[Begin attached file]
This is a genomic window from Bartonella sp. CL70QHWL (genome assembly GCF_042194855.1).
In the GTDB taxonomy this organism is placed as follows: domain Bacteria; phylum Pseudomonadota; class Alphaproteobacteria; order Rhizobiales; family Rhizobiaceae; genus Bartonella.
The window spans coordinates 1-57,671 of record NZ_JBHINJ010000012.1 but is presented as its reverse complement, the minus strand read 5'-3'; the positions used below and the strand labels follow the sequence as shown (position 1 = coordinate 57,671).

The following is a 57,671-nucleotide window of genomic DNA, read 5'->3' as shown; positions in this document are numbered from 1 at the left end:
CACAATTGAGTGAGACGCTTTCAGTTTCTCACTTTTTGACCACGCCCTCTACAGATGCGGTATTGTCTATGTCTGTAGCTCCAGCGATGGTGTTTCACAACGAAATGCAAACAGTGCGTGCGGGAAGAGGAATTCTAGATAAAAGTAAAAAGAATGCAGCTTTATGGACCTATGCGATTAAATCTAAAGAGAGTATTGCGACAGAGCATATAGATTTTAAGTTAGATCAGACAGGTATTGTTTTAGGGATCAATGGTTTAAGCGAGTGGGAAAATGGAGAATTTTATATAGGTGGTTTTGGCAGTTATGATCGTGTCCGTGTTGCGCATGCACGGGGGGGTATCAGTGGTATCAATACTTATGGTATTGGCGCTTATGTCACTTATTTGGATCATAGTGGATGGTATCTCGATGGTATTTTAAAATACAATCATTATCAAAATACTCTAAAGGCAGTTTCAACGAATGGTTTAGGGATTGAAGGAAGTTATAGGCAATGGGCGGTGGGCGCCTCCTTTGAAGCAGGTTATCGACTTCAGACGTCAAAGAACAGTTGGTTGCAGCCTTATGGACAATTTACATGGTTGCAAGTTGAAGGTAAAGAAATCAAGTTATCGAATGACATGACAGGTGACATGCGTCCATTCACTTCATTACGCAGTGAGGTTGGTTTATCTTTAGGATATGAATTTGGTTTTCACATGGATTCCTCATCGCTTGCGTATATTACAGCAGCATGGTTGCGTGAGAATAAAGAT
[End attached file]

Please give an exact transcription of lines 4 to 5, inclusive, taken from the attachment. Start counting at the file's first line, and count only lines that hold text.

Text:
The following is a 57,671-nucleotide window of genomic DNA, read 5'->3' as shown; positions in this document are numbered from 1 at the left end:
CACAATTGAGTGAGACGCTTTCAGTTTCTCACTTTTTGACCACGCCCTCTACAGATGCGGTATTGTCTATGTCTGTAGCTCCAGCGATGGTGTTTCACAACGAAATGCAAACAGTGCGTGCGGGAAGAGGAATTCTAGATAAAAGTAAAAAGAATGCAGCTTTATGGACCTATGCGATTAAATCTAAAGAGAGTATTGCGACAGAGCATATAGATTTTAAGTTAGATCAGACAGGTATTGTTTTAGGGATCAATGGTTTAAGCGAGTGGGAAAATGGAGAATTTTATATAGGTGGTTTTGGCAGTTATGATCGTGTCCGTGTTGCGCATGCACGGGGGGGTATCAGTGGTATCAATACTTATGGTATTGGCGCTTATGTCACTTATTTGGATCATAGTGGATGGTATCTCGATGGTATTTTAAAATACAATCATTATCAAAATACTCTAAAGGCAGTTTCAACGAATGGTTTAGGGATTGAAGGAAGTTATAGGCAATGGGCGGTGGGCGCCTCCTTTGAAGCAGGTTATCGACTTCAGACGTCAAAGAACAGTTGGTTGCAGCCTTATGGACAATTTACATGGTTGCAAGTTGAAGGTAAAGAAATCAAGTTATCGAATGACATGACAGGTGACATGCGTCCATTCACTTCATTACGCAGTGAGGTTGGTTTATCTTTAGGATATGAATTTGGTTTTCACATGGATTCCTCATCGCTTGCGTATATTACAGCAGCATGGTTGCGTGAGAATAAAGAT